|be||v.imp.||be a ta er a telengtengil a tekoi el mengai er a tekoi el mei; be bong, be metengel.|
|mera||cont.||mei er a|
|v.i.pred.||is about to come or arrive.|
|v.inch.||meremang a merael mei; ngar er a omerolel el mei; dumiang er a dmuil.|
mlei a mla mei me ngar tiang; skoki a mlei er a tutau.
mle a melekoi er a rrekui; Bung a mle tmuu; ng mle mekerang?
|mlera||cont.||mlei er a|
|be kbong||expr.||goodbye; I'm leaving.|
|me e mong||expr.||pass by; go on; "(in a direction) towards me and then keep going (past me)."|
|nguu el mei||expr.||bring.|
|ta el buil er mla me e mong||expr.||one month ago.|
> He's like the sea urchins between Ngiwal and Melekeok, on the ocean floor with its cover.
He has become secure or wealthy without working for it.
> Without looking afield, it was cut down behind the house.
From the folk tale concerning Mesubed Dingal, the inventor of the Palauan kite (see also No. 73). After his wife had been kidnapped, he constructed a kite using feathers from all the birds of Palau and he needed also wood from an Edebsungel tree to fashion the body of the bird-kite. After looking all over Palau and being on the point of giving up, he found the tree he needed behind his own house. The saying may be applied to anyone who does things the hard way, or who goes far afield to find something which is close at hand.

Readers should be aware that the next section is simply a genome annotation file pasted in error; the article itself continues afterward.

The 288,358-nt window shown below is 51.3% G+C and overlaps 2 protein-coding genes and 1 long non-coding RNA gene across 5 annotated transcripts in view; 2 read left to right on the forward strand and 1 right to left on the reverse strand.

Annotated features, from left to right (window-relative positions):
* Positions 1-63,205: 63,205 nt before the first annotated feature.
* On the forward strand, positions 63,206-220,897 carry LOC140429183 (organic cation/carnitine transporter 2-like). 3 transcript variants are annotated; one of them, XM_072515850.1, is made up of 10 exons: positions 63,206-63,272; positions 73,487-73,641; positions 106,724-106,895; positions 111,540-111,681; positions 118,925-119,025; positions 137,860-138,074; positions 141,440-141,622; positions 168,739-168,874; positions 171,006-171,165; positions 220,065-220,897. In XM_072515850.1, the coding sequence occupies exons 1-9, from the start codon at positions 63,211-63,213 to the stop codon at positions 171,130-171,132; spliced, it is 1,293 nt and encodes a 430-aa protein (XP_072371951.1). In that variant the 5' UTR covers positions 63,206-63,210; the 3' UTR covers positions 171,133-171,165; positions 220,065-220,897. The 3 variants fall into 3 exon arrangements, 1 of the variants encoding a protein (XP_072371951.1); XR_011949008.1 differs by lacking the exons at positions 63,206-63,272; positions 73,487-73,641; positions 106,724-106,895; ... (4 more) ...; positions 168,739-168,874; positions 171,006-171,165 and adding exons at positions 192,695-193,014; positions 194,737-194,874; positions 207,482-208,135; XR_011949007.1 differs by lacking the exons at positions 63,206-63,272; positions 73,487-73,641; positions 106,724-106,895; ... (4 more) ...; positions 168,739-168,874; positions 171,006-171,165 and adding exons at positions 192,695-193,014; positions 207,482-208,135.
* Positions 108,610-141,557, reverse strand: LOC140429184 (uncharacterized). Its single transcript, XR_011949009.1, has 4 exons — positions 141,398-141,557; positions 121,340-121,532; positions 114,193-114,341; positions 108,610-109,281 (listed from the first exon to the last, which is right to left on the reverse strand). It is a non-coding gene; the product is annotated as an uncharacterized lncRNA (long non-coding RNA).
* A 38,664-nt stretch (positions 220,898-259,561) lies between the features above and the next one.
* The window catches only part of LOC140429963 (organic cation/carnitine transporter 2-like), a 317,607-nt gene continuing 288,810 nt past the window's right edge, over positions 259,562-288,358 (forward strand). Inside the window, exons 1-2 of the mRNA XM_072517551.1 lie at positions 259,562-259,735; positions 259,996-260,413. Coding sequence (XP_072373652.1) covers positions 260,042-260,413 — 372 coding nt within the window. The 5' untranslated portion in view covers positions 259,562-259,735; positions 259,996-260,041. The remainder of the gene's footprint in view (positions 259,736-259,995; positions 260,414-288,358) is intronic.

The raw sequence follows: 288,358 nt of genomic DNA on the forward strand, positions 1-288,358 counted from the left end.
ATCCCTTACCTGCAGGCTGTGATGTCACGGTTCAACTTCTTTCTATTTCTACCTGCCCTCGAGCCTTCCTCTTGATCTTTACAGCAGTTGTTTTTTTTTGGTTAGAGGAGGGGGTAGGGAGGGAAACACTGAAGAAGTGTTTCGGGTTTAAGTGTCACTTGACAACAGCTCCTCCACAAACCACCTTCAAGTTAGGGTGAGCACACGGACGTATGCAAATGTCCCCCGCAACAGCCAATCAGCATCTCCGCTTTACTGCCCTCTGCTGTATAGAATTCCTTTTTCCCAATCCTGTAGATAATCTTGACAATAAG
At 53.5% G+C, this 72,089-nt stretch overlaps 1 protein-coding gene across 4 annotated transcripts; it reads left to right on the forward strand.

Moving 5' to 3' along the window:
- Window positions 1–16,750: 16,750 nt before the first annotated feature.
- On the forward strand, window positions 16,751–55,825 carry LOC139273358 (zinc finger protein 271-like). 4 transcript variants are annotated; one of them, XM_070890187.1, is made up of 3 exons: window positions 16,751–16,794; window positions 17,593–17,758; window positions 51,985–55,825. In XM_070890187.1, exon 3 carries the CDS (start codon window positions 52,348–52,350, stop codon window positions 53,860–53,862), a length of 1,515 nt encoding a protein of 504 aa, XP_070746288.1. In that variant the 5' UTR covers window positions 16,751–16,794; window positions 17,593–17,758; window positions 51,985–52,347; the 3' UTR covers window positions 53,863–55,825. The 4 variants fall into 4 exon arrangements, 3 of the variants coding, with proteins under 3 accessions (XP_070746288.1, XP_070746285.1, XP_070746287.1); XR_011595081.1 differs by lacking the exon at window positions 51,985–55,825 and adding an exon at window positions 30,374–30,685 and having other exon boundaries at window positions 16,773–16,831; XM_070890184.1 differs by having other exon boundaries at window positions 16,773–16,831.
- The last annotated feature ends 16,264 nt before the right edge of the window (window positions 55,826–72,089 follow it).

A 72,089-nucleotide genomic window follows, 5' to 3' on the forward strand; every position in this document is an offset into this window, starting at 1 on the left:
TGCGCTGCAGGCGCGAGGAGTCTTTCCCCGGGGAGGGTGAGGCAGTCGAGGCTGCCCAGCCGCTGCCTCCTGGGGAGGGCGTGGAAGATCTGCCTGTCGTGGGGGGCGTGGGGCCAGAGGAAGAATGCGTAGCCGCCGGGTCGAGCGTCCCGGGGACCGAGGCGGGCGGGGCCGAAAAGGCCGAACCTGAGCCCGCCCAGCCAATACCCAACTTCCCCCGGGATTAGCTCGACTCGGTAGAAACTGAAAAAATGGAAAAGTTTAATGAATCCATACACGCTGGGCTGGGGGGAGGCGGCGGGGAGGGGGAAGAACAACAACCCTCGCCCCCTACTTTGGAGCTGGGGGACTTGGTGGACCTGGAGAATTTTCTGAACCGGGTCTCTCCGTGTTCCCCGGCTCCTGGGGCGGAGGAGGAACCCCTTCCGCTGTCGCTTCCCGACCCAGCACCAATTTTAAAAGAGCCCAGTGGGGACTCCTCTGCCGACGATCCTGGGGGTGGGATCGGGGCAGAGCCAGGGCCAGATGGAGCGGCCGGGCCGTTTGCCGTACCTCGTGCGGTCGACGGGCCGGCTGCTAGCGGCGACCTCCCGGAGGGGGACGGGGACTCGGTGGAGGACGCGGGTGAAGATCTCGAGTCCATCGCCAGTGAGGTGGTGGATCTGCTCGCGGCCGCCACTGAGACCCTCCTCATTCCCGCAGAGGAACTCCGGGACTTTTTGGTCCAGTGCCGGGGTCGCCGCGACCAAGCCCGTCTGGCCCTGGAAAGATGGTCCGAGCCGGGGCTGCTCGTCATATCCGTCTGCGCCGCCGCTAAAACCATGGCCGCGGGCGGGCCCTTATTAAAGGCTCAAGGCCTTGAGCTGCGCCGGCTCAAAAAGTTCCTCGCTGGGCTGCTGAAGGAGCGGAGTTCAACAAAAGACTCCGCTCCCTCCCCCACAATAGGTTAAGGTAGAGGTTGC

> He's like Ngerechebal Island, which is neither closer to Imeliik nor closer to Ngerekebesang.
i.e. He's indecisive or not clearly taking sides.
> From the mature tree the sapling dribbles.
Eseos is a mature tree, dalm is a sapling; olengimch means to drip, drizzle, or dribble. Application is to the similarity of the child to its parents, generally its father.
> Like seaweed at Kosiil, out with the tide and in with the tide.
Kosiil is a location in the lagoon where the seaweed can be seen to bend in and out with the tide. The idiom is applied to a leader who is too flexible and unreliable. In the short form (Kora char ra Kosiil) it may simply mean, "I'll go along with what you decide."